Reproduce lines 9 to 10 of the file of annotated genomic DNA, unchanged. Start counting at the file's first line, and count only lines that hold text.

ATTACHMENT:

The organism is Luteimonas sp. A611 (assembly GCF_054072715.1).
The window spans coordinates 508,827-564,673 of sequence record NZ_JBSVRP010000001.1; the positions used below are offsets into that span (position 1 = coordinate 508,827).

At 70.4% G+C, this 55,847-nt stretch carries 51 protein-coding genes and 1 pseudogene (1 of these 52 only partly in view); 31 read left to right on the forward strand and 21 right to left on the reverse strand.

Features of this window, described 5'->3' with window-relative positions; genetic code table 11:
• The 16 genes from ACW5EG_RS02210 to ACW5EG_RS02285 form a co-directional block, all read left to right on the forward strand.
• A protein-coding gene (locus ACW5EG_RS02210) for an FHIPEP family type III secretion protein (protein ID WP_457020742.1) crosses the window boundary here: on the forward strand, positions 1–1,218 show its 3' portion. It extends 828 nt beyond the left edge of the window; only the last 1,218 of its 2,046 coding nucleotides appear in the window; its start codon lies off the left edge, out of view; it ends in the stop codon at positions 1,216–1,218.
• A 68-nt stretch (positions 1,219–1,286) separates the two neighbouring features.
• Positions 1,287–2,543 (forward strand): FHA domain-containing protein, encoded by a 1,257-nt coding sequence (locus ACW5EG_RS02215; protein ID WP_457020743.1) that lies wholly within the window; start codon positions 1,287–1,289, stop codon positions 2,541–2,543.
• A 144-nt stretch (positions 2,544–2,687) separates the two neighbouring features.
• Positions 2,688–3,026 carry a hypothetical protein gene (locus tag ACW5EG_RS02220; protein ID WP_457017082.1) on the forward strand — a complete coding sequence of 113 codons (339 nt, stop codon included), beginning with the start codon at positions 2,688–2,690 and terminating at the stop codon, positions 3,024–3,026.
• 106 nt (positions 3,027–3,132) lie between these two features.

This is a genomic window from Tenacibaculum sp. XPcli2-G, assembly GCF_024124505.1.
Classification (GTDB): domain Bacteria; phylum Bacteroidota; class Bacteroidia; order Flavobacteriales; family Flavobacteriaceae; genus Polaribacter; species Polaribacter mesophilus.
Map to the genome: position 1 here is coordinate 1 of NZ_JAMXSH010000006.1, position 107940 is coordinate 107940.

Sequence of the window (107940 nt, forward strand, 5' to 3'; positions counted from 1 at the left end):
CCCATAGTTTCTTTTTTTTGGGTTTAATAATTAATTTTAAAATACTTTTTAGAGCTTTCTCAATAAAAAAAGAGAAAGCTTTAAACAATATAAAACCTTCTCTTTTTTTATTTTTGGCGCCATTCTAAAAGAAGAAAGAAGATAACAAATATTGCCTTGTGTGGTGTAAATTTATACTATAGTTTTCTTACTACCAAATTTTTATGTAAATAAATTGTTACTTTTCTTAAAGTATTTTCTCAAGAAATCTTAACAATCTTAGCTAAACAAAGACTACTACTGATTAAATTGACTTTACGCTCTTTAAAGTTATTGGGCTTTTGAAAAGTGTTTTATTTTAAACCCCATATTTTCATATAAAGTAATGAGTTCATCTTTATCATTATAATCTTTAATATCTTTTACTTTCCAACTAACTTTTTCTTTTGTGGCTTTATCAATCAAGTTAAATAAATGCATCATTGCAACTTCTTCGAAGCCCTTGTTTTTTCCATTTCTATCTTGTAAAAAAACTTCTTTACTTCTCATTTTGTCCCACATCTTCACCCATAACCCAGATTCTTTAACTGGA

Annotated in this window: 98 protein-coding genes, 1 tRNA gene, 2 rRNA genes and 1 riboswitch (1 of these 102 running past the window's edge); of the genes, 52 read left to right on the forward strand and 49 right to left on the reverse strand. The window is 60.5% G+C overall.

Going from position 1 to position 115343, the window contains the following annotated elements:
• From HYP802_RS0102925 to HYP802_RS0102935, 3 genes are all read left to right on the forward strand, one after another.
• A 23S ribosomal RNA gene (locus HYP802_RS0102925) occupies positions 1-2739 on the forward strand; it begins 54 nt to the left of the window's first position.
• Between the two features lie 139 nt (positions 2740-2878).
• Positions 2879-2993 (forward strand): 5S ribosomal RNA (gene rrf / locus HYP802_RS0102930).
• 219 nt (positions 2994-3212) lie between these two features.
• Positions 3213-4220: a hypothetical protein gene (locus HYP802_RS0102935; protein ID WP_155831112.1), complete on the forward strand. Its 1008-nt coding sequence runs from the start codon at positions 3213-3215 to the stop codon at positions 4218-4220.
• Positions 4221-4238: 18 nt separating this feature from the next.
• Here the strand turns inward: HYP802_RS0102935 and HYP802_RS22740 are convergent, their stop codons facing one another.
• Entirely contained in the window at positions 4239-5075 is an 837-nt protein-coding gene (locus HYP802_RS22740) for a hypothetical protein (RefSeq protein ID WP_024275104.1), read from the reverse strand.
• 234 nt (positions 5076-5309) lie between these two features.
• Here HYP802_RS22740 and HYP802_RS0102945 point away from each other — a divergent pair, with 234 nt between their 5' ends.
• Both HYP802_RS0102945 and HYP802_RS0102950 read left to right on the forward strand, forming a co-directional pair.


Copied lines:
• A 144-nt stretch (positions 2,544–2,687) separates the two neighbouring features.
• Positions 2,688–3,026 carry a hypothetical protein gene (locus tag ACW5EG_RS02220; protein ID WP_457017082.1) on the forward strand — a complete coding sequence of 113 codons (339 nt, stop codon included), beginning with the start codon at positions 2,688–2,690 and terminating at the stop codon, positions 3,024–3,026.